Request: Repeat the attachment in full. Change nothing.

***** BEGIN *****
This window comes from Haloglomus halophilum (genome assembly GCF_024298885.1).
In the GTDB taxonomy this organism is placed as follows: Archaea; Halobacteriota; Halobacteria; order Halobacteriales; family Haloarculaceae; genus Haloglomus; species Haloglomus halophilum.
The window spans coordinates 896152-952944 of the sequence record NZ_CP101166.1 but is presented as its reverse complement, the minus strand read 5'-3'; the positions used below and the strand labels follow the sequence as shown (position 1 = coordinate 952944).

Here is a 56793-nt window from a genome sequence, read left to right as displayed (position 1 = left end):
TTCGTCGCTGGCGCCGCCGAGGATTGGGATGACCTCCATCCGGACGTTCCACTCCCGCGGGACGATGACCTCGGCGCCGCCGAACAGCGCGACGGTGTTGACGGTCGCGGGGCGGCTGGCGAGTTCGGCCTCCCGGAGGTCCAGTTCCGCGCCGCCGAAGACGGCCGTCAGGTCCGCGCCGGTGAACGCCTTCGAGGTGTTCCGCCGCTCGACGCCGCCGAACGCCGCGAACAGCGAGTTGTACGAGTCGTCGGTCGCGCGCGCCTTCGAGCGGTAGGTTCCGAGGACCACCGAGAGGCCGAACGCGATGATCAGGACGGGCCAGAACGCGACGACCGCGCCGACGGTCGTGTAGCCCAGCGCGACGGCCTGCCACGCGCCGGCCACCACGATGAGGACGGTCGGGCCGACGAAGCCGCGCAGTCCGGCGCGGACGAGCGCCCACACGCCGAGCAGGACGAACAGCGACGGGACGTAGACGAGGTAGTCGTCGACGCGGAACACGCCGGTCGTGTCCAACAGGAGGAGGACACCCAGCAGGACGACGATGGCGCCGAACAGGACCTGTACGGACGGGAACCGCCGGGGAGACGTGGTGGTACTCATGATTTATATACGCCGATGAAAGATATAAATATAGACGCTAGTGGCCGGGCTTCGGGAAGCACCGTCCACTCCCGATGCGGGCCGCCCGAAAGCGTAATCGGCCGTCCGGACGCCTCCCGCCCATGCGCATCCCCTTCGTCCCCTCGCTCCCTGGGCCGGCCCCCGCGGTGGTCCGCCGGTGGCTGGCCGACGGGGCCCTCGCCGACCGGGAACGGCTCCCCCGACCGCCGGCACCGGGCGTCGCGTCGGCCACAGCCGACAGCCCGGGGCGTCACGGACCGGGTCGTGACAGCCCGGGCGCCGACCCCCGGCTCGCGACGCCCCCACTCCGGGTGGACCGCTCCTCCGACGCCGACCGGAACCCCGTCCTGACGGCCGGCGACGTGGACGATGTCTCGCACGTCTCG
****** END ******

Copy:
This window comes from Haloglomus halophilum (genome assembly GCF_024298885.1).
In the GTDB taxonomy this organism is placed as follows: Archaea; Halobacteriota; Halobacteria; order Halobacteriales; family Haloarculaceae; genus Haloglomus; species Haloglomus halophilum.
The window spans coordinates 896152-952944 of the sequence record NZ_CP101166.1 but is presented as its reverse complement, the minus strand read 5'-3'; the positions used below and the strand labels follow the sequence as shown (position 1 = coordinate 952944).

Here is a 56793-nt window from a genome sequence, read left to right as displayed (position 1 = left end):
TTCGTCGCTGGCGCCGCCGAGGATTGGGATGACCTCCATCCGGACGTTCCACTCCCGCGGGACGATGACCTCGGCGCCGCCGAACAGCGCGACGGTGTTGACGGTCGCGGGGCGGCTGGCGAGTTCGGCCTCCCGGAGGTCCAGTTCCGCGCCGCCGAAGACGGCCGTCAGGTCCGCGCCGGTGAACGCCTTCGAGGTGTTCCGCCGCTCGACGCCGCCGAACGCCGCGAACAGCGAGTTGTACGAGTCGTCGGTCGCGCGCGCCTTCGAGCGGTAGGTTCCGAGGACCACCGAGAGGCCGAACGCGATGATCAGGACGGGCCAGAACGCGACGACCGCGCCGACGGTCGTGTAGCCCAGCGCGACGGCCTGCCACGCGCCGGCCACCACGATGAGGACGGTCGGGCCGACGAAGCCGCGCAGTCCGGCGCGGACGAGCGCCCACACGCCGAGCAGGACGAACAGCGACGGGACGTAGACGAGGTAGTCGTCGACGCGGAACACGCCGGTCGTGTCCAACAGGAGGAGGACACCCAGCAGGACGACGATGGCGCCGAACAGGACCTGTACGGACGGGAACCGCCGGGGAGACGTGGTGGTACTCATGATTTATATACGCCGATGAAAGATATAAATATAGACGCTAGTGGCCGGGCTTCGGGAAGCACCGTCCACTCCCGATGCGGGCCGCCCGAAAGCGTAATCGGCCGTCCGGACGCCTCCCGCCCATGCGCATCCCCTTCGTCCCCTCGCTCCCTGGGCCGGCCCCCGCGGTGGTCCGCCGGTGGCTGGCCGACGGGGCCCTCGCCGACCGGGAACGGCTCCCCCGACCGCCGGCACCGGGCGTCGCGTCGGCCACAGCCGACAGCCCGGGGCGTCACGGACCGGGTCGTGACAGCCCGGGCGCCGACCCCCGGCTCGCGACGCCCCCACTCCGGGTGGACCGCTCCTCCGACGCCGACCGGAACCCCGTCCTGACGGCCGGCGACGTGGACGATGTCTCGCACGTCTCG